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August 2008

Why Philanthropy as Business is Foolish and Will Fail

As philanthropy becomes more businesslike we must confront the donor prejudice (or revulsion) against "overhead," or what in business is called "operating expenses," "loads," and "profit margin." The donor ideal is to see 100% of every dollar go directly to projects that make the world better. How, then, can we expect to extract basis points, fees, profits, and our operating expenses, when we (our making out like bandits) does not in itself make the world a better place, other than making us happier? We can jabber on about how this is really social investing, a philanthropic industry, a social capital market, but donors (or social investors) will likely see through the high quality, MBA-inspired, BS and realize that we are battening on their gifts, extracting tolls and levies and loads designed to make our cushy lives better. We are cynically exploiting the charitable motive, as capitalism exploits all motives, until the last human goes comatose on Prozac, for lack of a vital community founded on love and justice.

What then is the answer, if loads there must be? Align the load with social benefit. Have the entity extracting loads be mission-aligned with the donor.  Have the load-extractor positioned within the donor's circle of trust, love, and concern. Have the load-extractor be a beloved nonprofit, and mainstay of a community in which the donor and the donor's family dwells in solidarity, kneels in prayer, or works as a volunteer in a spirit of shared service. In a way, that is what we already have in community foundations, inefficient and often ineffective load-extractors, who are mission-aligned with their donors. Rather than competing with Fidelity and Vanguard on being "businesslike," which is certainly a losing proposition, why not compete on passion and alignment with social good? In that game, Fidelity and Vanguard have little to offer. They are almost ideally efficient and effective firms, making two families (their owners) very rich, but mission-aligned with what?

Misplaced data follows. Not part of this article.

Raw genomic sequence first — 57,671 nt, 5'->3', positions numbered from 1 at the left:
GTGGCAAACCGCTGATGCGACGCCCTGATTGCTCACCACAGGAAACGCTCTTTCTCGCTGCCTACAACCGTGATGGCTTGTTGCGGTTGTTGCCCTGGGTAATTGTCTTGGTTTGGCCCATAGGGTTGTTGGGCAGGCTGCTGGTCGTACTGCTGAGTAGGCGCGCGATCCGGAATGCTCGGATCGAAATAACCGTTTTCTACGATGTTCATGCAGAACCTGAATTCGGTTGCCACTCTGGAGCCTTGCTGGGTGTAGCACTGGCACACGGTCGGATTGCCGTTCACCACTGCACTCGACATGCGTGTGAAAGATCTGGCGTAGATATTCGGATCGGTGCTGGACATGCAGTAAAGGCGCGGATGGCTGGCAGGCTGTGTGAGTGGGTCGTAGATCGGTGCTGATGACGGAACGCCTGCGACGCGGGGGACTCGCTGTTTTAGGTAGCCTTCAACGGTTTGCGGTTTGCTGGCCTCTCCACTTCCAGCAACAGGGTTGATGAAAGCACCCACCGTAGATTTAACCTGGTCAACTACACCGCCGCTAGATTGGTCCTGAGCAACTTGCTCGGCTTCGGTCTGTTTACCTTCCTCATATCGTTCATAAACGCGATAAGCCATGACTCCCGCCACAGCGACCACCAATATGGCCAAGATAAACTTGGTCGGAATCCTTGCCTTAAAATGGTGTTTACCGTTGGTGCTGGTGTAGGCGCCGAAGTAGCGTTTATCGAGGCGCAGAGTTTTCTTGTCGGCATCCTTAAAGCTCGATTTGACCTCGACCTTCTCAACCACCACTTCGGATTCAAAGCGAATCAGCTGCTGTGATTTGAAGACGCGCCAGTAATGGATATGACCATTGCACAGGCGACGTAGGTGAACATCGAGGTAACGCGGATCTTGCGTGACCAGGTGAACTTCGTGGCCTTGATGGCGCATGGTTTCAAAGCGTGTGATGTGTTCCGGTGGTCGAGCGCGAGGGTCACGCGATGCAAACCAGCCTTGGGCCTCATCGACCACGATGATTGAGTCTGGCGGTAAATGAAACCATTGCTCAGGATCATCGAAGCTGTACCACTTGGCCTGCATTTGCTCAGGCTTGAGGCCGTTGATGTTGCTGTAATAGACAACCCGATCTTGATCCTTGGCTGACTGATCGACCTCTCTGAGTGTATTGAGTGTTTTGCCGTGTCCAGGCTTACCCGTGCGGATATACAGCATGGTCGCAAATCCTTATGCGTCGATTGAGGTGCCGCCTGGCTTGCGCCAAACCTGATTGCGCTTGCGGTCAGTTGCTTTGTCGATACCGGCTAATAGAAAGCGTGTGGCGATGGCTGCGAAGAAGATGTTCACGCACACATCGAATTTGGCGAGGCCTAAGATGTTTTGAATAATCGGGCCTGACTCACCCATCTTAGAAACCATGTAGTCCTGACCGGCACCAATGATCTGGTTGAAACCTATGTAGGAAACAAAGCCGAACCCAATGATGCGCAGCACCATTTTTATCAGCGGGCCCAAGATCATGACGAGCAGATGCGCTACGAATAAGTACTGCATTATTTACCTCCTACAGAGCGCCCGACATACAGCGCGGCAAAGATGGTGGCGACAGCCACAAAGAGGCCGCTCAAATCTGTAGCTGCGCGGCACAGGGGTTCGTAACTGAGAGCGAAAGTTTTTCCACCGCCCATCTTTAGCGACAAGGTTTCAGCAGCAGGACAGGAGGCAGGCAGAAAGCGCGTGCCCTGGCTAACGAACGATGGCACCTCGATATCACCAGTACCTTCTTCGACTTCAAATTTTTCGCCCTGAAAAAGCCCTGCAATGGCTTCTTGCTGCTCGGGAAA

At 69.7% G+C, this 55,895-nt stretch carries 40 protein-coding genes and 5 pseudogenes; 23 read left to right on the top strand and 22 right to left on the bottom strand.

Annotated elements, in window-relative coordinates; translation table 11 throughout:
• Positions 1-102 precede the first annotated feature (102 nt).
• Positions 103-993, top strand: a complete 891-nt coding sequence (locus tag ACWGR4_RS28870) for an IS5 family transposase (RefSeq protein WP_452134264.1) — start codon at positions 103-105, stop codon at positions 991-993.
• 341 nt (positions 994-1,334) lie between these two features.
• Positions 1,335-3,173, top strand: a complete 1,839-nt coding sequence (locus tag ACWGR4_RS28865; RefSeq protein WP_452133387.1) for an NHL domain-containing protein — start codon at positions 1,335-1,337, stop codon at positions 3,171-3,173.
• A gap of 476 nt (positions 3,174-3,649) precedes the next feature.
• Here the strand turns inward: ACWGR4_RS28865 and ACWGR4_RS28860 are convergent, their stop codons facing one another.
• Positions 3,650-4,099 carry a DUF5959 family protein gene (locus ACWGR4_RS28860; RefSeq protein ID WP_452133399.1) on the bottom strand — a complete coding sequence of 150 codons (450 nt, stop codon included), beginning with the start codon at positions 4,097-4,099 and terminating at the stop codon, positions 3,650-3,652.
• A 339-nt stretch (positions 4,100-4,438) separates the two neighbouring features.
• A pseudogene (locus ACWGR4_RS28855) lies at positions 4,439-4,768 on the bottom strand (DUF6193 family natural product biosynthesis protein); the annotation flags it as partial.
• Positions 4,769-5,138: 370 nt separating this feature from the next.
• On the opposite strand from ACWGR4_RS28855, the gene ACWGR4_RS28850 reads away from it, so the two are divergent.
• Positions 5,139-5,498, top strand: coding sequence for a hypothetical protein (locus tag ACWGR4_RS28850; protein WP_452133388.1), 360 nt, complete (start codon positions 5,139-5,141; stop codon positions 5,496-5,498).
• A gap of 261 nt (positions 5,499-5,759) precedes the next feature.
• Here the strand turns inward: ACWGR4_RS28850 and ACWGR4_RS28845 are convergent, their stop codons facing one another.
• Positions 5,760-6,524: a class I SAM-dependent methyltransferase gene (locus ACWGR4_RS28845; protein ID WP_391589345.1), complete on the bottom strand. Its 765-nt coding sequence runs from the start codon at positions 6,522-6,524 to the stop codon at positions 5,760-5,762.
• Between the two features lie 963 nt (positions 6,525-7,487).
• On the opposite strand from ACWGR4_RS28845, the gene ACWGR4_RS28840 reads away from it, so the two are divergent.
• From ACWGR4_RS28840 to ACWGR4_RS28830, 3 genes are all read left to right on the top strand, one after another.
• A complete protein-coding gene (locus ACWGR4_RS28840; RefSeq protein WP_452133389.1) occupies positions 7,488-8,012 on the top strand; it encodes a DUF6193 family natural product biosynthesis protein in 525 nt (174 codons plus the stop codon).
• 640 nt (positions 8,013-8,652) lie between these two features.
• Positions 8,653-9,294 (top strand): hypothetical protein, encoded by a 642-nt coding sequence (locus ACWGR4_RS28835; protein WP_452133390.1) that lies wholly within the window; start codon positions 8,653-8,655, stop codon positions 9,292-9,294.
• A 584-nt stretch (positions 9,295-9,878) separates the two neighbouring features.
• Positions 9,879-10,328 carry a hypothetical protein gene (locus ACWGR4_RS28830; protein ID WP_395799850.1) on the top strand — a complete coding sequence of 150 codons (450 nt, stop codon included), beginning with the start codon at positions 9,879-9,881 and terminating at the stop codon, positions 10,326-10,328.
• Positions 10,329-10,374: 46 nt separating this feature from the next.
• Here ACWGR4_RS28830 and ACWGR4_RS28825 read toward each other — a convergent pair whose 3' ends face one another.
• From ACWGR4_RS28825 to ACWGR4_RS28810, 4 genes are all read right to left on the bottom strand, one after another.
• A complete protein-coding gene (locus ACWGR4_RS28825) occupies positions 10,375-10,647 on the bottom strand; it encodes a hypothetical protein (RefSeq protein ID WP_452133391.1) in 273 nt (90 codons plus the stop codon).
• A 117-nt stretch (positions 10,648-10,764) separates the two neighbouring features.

You know, when people get businesslike about philanthropy, they end up writing bad poetry about how giving is really investing. And they end up creating lousy pseudo-businesses competing poorly with businesses  with one bottom line. Why not recognize that philanthropy is a child of the graces, a civic virtue, a blind drive like the sex drive, a child of Dionysus no less than Apollo, a friend of the prophets, and a cousin of the muses? Giving is gratuitous. From a selfish perspective, giving is senseless, very often, as is any sacrifice, whether to the gods or for our fellow humans.  Being enthralled by business is not salvation. Donors are moved to give the businesslike exactly 0% of the donation - exactly o%. If less than 0% were possible, they would go for it. Don't you see that? So, to extract a percent or two, how do you do it? You either must align that extraction with mission or disguise it with the false poetry that redescribes giving as investing.


Legacy Planning Inspired by Women

If we say that philanthropy is gendered female, and that self-respecting male or male-identified advisors "don't do touch feely," we can better understand why philanthropic estate planning limps along with tax driven strategies and so little passion, virtue, or wisdom.